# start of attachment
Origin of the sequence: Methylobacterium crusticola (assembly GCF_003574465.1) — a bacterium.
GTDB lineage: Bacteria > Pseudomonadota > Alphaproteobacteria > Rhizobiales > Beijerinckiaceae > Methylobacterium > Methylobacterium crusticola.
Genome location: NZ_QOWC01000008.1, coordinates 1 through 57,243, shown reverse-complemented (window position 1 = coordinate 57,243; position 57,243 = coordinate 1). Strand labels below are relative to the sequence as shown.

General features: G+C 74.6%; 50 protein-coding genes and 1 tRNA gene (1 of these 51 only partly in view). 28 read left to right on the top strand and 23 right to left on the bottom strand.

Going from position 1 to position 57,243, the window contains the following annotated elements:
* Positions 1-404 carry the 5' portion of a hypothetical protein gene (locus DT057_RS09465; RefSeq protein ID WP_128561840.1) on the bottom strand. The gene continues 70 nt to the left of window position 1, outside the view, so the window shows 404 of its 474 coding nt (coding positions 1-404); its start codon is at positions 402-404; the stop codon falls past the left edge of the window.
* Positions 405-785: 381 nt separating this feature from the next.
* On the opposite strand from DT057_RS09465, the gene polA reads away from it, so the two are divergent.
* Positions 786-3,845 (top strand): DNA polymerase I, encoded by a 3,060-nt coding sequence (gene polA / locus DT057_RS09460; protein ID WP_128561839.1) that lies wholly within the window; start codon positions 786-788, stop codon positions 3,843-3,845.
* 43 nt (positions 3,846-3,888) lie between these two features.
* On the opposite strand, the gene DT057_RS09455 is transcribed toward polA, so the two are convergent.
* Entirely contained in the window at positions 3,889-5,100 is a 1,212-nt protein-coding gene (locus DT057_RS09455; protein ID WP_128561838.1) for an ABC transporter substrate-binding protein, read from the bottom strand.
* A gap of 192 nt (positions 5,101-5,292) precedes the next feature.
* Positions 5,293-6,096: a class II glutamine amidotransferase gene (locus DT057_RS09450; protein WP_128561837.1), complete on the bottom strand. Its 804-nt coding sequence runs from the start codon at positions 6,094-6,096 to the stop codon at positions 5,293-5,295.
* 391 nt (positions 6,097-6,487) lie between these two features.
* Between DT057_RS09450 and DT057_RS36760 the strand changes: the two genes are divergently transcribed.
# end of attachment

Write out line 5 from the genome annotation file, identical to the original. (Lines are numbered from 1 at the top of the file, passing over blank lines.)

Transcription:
Going from position 1 to position 57,243, the window contains the following annotated elements: